In recent years, the carbonation method has been used to amplify the qualitative nutrition contained in milk. The method involves the carbonation of milk at 50 psi pressure for 30 seconds and helps in inhibition of microbes, reduction in psychrotrophic count as well as contents of FFA and soluble nitrogen.
The Government of India has been continuously making efforts towards transforming the Indian dairy industry from a fragmented sector into a regulated and organized market.
In line with this, the department of animal husbandry, dairying, and fisheries under the Ministry of Agriculture launched the ‘Dairy Entrepreneurship Development Scheme,’ in April 2015 so to bring structural changes to the Indian dairy industry.
Under this scheme, the government provides subsidies for setting up modern dairy farms, improving infrastructure for the production of clean milk, up-gradation of traditional technology, and rearing good breeding stock.
Another program, ‘National Programme for Bovine Breeding and Dairy Development,’ launched in 2014, focused at integrating milk production and dairying activities with a scientific approach. This program enabled the dairy farmers to conserve and rear selected indigenous bovine breeds. Along with this, the program also provided information about the breeding tracts of important indigenous breeds so as to prevent them from contracting any disease.
The change in the market structure has positively impacted the face of the Indian dairy industry. These programs ensure the use of high standards and scientific practices of mulching, along with the availability of veterinary health services. This has prompted various MNCs to invest in the dairy industry of India. Some of the multinational food companies which have entered the Indian dairy industry include Arla Foods, Kerry Group, and the Dutch dairy cooperative Friesland Campina.
Their growing interest in India not only boosts the thriving food industry but also brings new technology into the country which helps in increasing productivity and enhancing the quality of output. The MNCs also introduce new flavors and varieties in the culinary tradition and fuse them with ethnic tastes and preferences.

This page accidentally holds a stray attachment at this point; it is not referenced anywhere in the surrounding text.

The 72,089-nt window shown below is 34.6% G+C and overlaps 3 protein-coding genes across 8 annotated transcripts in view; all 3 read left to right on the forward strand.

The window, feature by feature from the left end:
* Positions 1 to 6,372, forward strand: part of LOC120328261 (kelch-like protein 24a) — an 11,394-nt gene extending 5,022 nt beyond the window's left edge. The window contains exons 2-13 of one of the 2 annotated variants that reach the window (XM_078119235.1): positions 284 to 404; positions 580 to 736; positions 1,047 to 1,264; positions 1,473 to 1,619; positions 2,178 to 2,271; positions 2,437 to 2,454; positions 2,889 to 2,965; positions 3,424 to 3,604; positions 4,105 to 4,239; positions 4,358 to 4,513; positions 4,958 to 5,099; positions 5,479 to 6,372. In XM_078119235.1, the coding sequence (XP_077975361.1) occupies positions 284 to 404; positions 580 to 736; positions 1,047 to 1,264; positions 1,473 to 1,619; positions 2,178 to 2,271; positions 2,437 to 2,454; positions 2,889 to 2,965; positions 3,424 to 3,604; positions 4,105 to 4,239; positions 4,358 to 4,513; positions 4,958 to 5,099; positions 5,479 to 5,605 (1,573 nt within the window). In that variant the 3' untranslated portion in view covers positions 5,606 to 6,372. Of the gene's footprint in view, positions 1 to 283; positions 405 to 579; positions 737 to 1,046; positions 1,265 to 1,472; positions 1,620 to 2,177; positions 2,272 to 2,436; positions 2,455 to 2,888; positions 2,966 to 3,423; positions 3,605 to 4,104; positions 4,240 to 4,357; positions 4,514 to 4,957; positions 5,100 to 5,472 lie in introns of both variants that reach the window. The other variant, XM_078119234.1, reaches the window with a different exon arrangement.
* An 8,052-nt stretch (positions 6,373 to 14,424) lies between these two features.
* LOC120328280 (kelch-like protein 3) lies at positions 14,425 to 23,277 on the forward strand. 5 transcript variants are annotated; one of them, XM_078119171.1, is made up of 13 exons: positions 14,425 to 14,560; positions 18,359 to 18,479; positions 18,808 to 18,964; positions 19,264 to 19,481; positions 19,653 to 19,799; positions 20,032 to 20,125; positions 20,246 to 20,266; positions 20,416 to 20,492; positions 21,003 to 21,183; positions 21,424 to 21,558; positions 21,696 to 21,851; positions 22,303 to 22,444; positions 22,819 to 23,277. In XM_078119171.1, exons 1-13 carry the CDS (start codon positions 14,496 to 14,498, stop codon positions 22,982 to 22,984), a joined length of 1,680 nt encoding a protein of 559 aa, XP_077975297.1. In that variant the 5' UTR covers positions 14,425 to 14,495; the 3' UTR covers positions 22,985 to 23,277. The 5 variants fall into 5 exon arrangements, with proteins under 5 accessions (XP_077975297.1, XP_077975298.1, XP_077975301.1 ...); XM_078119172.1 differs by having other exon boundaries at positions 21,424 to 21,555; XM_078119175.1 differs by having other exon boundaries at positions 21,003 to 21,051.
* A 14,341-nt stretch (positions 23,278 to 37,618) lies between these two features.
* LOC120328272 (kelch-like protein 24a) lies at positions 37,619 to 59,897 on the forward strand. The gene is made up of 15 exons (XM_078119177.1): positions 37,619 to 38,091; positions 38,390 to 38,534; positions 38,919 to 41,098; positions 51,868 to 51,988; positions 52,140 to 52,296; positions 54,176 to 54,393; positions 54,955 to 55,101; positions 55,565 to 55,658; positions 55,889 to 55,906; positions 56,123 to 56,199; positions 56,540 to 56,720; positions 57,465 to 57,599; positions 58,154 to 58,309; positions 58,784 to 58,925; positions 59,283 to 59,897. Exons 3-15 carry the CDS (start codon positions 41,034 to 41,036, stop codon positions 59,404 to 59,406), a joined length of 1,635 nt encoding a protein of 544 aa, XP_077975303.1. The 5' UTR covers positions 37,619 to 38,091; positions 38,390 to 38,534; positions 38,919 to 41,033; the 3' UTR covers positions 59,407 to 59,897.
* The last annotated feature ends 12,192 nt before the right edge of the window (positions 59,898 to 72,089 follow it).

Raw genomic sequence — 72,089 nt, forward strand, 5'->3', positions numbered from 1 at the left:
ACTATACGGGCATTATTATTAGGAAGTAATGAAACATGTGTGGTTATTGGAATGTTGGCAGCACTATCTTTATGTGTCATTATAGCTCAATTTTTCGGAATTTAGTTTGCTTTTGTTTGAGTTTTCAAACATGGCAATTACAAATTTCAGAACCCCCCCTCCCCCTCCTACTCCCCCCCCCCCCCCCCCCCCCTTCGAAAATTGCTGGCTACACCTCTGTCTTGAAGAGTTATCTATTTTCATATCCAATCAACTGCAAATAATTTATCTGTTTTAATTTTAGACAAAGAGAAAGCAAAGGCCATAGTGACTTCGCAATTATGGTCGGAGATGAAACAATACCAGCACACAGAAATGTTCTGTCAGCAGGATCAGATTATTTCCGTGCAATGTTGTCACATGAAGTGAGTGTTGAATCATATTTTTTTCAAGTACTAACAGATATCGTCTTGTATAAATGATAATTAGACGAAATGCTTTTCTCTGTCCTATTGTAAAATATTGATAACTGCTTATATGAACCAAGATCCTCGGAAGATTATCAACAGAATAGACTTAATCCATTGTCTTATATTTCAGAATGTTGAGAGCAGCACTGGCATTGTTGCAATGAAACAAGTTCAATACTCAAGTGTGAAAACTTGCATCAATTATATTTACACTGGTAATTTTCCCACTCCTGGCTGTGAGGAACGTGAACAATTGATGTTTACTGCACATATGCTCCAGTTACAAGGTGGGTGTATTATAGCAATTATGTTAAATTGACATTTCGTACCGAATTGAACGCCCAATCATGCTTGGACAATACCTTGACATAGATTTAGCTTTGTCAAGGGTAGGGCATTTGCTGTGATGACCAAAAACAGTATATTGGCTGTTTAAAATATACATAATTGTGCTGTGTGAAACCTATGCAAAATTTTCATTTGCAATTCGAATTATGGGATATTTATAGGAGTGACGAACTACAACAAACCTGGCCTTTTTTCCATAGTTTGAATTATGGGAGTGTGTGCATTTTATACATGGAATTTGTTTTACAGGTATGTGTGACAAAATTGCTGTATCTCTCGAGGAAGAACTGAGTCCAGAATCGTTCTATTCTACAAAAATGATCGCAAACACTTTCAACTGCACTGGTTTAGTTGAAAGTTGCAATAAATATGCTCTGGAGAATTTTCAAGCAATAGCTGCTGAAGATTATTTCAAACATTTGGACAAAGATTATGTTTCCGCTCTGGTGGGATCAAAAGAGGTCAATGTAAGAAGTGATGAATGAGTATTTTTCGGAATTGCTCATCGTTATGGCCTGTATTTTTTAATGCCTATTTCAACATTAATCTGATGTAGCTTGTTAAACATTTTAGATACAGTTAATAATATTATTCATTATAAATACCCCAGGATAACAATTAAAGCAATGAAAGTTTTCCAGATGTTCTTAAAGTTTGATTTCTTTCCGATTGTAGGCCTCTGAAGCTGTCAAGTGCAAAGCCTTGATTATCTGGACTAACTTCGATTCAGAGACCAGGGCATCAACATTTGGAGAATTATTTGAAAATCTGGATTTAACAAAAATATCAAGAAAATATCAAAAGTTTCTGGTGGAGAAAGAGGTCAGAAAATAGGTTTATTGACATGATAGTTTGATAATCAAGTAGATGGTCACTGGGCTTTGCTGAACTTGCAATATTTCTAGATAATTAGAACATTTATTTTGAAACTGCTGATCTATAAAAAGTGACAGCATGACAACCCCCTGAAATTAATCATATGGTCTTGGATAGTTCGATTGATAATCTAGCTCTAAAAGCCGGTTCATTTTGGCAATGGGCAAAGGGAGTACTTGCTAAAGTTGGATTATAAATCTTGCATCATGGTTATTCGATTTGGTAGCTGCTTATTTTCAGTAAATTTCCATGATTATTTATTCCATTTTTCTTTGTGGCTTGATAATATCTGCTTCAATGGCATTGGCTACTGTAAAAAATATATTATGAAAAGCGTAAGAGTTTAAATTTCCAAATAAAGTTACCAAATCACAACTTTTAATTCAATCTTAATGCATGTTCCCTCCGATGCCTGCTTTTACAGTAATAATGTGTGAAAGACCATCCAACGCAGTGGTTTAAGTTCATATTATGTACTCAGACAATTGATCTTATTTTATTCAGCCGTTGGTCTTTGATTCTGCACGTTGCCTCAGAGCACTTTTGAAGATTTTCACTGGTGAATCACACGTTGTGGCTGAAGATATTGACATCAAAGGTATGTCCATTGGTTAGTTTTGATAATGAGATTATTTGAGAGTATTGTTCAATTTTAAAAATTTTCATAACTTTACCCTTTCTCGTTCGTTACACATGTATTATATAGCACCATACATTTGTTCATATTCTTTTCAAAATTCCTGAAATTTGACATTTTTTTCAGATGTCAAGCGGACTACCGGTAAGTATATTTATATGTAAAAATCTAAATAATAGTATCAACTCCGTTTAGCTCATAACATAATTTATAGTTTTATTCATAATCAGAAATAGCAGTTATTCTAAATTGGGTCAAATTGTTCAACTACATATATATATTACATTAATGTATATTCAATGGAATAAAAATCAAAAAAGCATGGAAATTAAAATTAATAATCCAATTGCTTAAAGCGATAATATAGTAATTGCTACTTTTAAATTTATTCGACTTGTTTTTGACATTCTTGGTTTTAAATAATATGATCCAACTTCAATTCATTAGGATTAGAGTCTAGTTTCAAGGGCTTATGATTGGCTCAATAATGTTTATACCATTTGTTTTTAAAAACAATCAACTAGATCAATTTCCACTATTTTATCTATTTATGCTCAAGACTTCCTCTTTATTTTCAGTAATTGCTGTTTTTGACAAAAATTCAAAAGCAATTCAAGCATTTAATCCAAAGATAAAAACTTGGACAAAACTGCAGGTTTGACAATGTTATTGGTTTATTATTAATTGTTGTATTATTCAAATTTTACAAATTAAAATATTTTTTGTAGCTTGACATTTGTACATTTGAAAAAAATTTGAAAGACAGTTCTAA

Contract Manufacturing of Value-Added Products
India is the largest producer of milk, accounting for 18.5% of the world's production, registering an annual output of more than 140 Million Tons in 2016. However, sources from IMARC Group find that only one-third of the total milk produced in the country is sold in the organized sector.
The shortage of procurement centers and processing plants acts as a challenge to the development of the industry. On the other hand, the abundant availability of the raw material and low capital investment has encouraged several MNCs to seek untapped opportunities in the country.
These MNCs not only help in expanding the network of procurement centers but promote efficient utilization of resources. The dairy farmers supply their milk to these centers which further process it and manufacture value-added products. The processing of raw milk under the guided management of an established brand promises better quality, longer shelf-life, and varied options of package sizes.
Internationally renowned dairy companies like Lactalis are making multi-million investments in the dairy industry of India. The company bought India’s second-largest private dairy company, Thirumala for 1,750 crores in the year 2014. It also went on to acquire Anik Industries, an Indore-based dairy company, for 470 crores this year in March.
The market for flavoured milk is still at a nascent stage in the country. However, the wider acceptance of the Indian dairy market at the global level has provided various opportunities for the growth of this market in the region. The transformation of the industry into an organized sector has also encouraged the government and international credence in the profit prospects of the market in the country.